Updated 4:08 p.m. | Posted 11:36 a.m.
A chain of well-known thrift stores is giving pennies on the dollar for donations it is collecting on behalf of three well-known Minnesota charities.
That's according to Minnesota Attorney General Lori Swanson, who says she is filing suit against the company. It operates 15 stores in Minnesota, under the Savers, Valu Thrift and Unique Thrift banners.
They're part of the nation's largest thrift store chain, and are owned in part by a Bellevue, Wash.-based company, owned in turn by private equity firms TPG Capital and Leonard Green & Partners.
Swanson on Thursday called it a "triple scam" for donors.
"The donor donates clothing thinking it's going to a community nonprofit at a community neighborhood donation center. But only a sliver ... goes to the nonprofit and the rest is pocketed by the for-profit fundraising company and its executives," Swanson said as she announced the suit.
She also said that Savers doesn't give proceeds to the charities it lists at collection points and doesn't forward any proceeds for donations that aren't clothing.
Those include the Epilepsy Foundation of Minnesota, the Disabled American Veterans chapter in Minnesota, and Vietnam Veterans of America.
"Our goal in this lawsuit is ... to stop Savers from deceiving the public into believing donations of household products, lamps, furniture, toys, books, help a tax-exempt charity," Swanson said.
The lawsuit, filed in Hennepin County District Court, includes eight counts, including operating as an unregistered fundraiser, misleading solicitations of donations and failure to properly disclose its operations to donors, as well as a number of financial misdeeds.
Swanson went public in November with her criticism of Savers after her office conducted a year-long look into the chain and its relationship with a half dozen charities, including Vietnam Veterans of America and the Epilepsy Foundation.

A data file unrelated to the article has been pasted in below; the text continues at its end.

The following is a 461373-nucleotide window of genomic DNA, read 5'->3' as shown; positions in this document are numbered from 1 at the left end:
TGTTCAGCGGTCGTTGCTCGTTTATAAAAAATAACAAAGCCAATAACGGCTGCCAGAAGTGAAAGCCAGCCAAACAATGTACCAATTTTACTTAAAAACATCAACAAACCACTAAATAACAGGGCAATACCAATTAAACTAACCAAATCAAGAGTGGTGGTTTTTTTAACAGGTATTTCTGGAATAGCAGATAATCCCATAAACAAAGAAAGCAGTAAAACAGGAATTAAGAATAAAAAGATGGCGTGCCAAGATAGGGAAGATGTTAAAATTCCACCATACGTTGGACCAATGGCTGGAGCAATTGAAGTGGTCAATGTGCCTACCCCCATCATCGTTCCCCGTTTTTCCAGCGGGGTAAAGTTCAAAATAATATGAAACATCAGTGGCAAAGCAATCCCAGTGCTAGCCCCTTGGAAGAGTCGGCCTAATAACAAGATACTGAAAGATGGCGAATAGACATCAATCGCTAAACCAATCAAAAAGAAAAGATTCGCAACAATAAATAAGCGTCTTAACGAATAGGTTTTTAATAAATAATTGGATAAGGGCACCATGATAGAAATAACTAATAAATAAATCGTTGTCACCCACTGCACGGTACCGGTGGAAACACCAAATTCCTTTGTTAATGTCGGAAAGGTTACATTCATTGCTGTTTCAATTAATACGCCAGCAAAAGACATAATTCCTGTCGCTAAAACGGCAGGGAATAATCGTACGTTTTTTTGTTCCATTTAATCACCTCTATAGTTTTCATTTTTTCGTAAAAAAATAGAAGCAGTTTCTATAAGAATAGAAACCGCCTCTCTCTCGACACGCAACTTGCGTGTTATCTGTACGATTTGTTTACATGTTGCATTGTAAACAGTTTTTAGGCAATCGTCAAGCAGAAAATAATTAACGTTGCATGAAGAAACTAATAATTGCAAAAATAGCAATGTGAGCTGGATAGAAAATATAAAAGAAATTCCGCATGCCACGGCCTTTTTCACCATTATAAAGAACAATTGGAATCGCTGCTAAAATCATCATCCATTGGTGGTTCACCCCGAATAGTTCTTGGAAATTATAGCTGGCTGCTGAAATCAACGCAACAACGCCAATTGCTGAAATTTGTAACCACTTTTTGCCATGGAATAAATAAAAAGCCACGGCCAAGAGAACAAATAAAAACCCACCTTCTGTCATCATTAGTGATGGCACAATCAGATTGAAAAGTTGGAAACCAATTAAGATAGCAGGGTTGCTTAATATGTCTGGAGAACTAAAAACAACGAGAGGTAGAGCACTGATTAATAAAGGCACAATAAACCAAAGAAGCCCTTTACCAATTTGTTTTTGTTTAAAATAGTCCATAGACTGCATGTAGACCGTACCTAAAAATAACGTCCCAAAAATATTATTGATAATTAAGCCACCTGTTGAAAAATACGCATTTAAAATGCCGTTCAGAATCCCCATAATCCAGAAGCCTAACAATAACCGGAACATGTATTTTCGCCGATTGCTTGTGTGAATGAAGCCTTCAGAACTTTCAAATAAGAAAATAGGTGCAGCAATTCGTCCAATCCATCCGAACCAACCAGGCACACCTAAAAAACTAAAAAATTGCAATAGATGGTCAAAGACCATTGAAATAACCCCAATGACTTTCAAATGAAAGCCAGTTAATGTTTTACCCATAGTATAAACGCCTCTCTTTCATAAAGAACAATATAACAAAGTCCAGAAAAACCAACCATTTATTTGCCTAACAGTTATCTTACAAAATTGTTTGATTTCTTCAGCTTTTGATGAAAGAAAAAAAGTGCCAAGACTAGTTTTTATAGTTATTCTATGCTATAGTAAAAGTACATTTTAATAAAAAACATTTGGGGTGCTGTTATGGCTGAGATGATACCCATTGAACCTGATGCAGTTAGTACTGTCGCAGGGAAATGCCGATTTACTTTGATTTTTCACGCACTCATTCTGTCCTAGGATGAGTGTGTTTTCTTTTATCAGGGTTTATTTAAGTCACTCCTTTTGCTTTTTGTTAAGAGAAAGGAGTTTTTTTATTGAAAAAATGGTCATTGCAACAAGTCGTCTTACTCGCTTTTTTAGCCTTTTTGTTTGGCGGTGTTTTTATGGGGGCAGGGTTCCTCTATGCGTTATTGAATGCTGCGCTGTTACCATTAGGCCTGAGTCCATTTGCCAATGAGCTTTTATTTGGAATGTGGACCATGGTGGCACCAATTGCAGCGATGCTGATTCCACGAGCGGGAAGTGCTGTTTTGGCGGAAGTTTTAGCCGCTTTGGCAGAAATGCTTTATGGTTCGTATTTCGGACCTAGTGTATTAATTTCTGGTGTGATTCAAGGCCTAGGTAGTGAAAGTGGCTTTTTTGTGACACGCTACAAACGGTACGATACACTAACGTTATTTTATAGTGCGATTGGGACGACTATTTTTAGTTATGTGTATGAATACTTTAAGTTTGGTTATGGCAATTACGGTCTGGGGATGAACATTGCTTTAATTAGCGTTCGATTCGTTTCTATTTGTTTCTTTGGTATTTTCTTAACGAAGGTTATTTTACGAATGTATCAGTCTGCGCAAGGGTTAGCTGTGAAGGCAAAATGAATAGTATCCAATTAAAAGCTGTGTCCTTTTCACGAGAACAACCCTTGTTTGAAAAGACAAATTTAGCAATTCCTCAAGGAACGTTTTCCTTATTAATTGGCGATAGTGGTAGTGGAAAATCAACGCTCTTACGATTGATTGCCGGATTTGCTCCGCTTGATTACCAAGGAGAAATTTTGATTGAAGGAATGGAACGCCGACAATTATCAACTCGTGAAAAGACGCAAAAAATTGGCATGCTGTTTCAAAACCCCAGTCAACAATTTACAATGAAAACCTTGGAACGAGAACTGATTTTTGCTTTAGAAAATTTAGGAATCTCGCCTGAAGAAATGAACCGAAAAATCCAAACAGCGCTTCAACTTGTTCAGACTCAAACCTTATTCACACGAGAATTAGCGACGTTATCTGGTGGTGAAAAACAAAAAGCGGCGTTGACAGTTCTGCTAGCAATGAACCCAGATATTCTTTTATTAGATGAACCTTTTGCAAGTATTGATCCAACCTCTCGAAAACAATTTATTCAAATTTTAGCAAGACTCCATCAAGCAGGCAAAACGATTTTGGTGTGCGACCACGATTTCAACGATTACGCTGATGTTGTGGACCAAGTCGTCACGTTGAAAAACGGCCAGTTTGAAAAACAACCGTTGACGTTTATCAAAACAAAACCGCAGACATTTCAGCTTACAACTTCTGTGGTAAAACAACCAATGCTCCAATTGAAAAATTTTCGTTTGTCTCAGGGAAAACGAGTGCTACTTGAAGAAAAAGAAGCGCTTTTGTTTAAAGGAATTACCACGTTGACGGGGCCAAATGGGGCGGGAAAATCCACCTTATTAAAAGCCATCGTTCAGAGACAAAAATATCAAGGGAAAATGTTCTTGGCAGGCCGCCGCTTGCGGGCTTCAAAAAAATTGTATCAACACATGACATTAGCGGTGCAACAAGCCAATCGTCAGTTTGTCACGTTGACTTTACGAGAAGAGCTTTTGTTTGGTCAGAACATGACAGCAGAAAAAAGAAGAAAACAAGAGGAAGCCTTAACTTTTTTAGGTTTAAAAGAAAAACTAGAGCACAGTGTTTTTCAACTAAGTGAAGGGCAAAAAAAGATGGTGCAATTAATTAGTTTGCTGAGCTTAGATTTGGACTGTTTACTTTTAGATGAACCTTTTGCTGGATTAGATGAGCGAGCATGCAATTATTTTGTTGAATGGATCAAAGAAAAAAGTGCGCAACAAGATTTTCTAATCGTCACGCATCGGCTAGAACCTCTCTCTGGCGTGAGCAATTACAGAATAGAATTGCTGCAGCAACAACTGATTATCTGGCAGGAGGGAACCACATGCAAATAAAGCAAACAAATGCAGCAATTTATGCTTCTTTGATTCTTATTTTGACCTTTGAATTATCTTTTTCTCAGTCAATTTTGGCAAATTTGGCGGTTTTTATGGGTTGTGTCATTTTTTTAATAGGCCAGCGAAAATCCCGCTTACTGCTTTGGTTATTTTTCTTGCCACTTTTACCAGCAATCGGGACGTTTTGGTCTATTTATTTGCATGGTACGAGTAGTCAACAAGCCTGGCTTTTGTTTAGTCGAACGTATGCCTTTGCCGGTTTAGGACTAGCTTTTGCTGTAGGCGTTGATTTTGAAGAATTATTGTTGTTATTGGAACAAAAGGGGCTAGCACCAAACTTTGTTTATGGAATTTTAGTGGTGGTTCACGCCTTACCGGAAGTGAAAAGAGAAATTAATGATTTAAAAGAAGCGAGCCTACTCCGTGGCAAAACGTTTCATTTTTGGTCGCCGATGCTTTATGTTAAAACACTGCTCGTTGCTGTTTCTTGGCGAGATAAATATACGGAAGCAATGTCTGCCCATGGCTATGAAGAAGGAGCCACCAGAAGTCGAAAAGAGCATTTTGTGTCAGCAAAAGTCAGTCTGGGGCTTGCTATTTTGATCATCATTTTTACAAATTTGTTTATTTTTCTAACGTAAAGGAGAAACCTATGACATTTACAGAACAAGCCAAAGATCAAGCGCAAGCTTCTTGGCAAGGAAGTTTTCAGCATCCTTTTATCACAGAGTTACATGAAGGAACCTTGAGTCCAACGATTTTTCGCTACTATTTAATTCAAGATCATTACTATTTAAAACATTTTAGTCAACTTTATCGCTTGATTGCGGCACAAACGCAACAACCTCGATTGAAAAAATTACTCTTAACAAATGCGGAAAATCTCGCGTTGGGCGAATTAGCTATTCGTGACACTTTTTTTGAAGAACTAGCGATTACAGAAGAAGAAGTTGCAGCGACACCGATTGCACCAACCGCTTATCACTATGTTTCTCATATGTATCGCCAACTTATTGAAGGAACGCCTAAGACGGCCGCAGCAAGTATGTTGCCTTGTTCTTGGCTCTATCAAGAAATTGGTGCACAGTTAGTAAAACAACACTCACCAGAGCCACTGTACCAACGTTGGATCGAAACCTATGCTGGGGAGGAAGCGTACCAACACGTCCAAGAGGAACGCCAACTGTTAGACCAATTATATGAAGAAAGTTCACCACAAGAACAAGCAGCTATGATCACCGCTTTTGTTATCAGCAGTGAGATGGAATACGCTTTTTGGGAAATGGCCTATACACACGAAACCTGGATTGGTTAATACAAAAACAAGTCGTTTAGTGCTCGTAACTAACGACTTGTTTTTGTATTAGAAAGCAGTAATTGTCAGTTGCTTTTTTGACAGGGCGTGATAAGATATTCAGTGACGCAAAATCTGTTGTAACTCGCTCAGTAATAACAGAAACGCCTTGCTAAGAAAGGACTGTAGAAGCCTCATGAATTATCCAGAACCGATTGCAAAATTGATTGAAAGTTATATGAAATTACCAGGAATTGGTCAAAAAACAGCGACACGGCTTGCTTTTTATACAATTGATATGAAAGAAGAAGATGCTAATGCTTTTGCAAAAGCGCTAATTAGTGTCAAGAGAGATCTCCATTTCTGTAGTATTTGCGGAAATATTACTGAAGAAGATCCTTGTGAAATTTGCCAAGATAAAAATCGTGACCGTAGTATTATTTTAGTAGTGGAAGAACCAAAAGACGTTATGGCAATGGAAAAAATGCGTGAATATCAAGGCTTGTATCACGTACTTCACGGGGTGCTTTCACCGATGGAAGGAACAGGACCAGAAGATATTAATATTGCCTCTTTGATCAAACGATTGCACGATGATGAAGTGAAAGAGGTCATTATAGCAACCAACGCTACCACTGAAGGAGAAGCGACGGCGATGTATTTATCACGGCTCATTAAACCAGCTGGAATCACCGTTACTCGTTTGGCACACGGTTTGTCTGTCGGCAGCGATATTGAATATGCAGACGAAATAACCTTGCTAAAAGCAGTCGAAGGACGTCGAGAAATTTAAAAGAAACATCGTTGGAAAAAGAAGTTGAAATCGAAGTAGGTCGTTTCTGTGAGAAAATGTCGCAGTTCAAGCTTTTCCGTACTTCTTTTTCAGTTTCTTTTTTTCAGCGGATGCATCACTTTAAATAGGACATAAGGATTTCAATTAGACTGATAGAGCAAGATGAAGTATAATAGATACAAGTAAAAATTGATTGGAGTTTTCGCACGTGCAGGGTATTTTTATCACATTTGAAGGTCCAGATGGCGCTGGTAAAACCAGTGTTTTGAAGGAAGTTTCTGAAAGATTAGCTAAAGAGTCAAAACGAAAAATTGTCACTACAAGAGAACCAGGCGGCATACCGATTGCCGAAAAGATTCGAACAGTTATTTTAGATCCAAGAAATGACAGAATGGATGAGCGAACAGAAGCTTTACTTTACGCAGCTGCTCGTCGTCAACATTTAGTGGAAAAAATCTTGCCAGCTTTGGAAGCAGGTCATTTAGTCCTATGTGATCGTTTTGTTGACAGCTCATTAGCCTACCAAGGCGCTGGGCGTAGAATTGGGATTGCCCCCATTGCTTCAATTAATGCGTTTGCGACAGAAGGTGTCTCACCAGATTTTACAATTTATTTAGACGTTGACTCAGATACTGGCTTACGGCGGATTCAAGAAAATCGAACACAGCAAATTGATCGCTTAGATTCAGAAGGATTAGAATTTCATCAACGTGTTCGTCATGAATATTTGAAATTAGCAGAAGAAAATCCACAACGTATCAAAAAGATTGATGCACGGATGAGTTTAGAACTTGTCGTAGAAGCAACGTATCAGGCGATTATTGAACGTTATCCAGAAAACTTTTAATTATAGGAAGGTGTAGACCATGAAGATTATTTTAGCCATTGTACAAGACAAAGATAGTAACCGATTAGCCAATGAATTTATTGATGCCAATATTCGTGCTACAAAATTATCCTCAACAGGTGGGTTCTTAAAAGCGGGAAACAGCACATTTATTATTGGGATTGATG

The company did not reply directly to Thursday's lawsuit.
A statement from Savers on behalf of President and CEO Ken Alterman said that Savers has been talking with Swanson's office about its concerns and is disappointed a lawsuit has resulted.
"Rather than allow these changes to take place and then evaluate their effect, the AG's office has decided to file this lawsuit and put more than 25 years of positive community impact and millions of dollars in annual charitable funding at risk," the company said.
"The money we pay our charitable partners furthers medical research and supports veterans and their families across Minnesota," the Savers statement said. "We take this mission seriously, and we now have no choice but to vigorously defend our business and we are confident that we will prevail."
The Epilepsy Foundation of Minnesota said in a statement that it learned of the lawsuit on Thursday. The statement notes that the foundation sells donated goods in bulk to Savers and that since 1997 those items provided more than $8 million to serve people with epilepsy through programs such as Camp Oz and Seizure Smart Schools.
"Donor transparency has always been a priority for the Epilepsy Foundation of Minnesota," the statement said. "We've been helping people rise above seizures for 60 years and we meet all accountability standards of the Charities Review Council."
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